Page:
Given the success of such movies as Saving Private Ryan and the heart-rending HBO miniseries, Band of Brothers, I'm fairly confident that my fellow Generation Y-ers are at least aware that the 6th of June is as a significant a turning point in the history of the last 100 years as the fall of the Berlin Wall. Maybe you learned about it in history class, but it's more likely the images on the screen made more impact than any dry reading in any textbook.
If you are truly fortunate, you are related to, or at least have a family friend, who is a veteran of that conflict, and might have even stormed the beaches of northern France. Having walked those stone-littered beaches, so quiet after so many decades, you can't imagine, you can't really grasp what it was like, what it took to climb those cliffs that today have pedestrian-friendly stairs and walkways. Not until you reach the bluff overlooking Omaha Beach. Not until you see those white crosses and Stars of David, marble markers, rank upon rank, hundreds upon hundreds. It presses on you, hits you in the chest and you feel the weight of the presence of so many men who ran forward under fire to fight for their friends, for their country, and for their beliefs.
Sometimes I read essays or editorials cautioning us against romanticizing or glorifying war, that to even study, talk, or meditate upon it somehow makes it a good thing, justifies "mass murder." We are told we can only think of war as evil, as something wrong or unnatural. That angers me. I refuse to believe that what those men fought and died for was wrong. War is an ugly thing, yes, but not the ugliest of things, as John Stuart Mill observed - if we ever get so far as to say nothing is worth fighting for beyond the preservation of our own individual lives, then we don't deserve what those men died for.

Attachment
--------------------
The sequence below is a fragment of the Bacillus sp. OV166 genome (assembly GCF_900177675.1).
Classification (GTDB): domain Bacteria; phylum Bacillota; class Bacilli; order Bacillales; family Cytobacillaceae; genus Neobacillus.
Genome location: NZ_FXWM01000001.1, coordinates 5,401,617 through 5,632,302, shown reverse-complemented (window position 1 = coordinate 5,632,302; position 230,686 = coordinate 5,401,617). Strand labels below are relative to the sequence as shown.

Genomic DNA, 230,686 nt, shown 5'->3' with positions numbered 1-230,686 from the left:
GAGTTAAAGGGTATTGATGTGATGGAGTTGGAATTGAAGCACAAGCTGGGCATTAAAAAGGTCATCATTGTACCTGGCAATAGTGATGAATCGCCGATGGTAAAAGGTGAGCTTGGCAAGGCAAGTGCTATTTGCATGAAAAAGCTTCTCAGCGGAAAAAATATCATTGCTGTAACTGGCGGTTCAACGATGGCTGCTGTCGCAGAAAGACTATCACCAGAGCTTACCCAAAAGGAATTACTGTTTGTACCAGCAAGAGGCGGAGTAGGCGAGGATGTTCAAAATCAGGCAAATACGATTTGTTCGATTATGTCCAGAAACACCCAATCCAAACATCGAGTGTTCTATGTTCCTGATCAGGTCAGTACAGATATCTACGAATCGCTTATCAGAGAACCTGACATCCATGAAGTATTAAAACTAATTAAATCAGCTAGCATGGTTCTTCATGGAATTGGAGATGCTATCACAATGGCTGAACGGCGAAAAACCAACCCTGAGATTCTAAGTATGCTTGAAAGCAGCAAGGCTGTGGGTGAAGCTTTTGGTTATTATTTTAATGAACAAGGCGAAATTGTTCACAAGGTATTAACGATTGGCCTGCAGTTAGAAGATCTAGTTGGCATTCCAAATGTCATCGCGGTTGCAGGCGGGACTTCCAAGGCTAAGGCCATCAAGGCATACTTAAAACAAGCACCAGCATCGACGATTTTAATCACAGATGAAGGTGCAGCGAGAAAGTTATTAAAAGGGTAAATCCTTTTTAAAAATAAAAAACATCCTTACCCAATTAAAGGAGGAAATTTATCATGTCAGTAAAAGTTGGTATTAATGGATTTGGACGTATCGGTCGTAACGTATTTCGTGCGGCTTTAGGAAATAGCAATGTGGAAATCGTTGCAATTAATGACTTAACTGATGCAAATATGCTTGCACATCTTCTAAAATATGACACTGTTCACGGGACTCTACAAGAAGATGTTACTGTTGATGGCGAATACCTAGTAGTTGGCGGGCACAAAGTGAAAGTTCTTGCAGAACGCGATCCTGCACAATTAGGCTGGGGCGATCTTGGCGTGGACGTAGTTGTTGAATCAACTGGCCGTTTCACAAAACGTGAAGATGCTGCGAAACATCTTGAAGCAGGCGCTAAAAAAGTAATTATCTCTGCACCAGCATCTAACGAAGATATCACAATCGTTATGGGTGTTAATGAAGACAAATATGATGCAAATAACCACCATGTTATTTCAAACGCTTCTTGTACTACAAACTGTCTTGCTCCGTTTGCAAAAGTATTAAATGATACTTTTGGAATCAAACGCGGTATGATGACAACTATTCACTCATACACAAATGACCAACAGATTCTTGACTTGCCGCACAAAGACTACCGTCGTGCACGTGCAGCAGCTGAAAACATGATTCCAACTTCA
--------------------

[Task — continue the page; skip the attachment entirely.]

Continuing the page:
Those men fought for hope. "In this darkest hour, in the gloom of night, we must not despair... deliverance is coming," says the village priest of Sainte-Mère-Église in the movie The Longest Day. The Allied soldiers who took the beaches didn't want to die, but they were willing to, for the hope that what they were doing was the right thing, that what they did would protect what they loved, would defeat an evil. And they did defeat Evil - no amount of academic dickering or sophistry is going to change that.
The human race does not change because of a war. People change, can make the choice to look back at what came before, and choose to take the good out of death and destruction. Only the individual can choose for themselves to believe that the 6th of June, 1944 was more than the guns, the beaches, the soldiers, and the blood, that those men died and passed on the responsibility to give meaning to their sacrifice.
Sometimes, it might be easier to escape that responsibility, passing it off as one war like any other, one mass slaughter like so many others, or to ignore it completely. I refuse to. I honor the memory of those men, what they fought for, what they sacrificed for.
I remember them.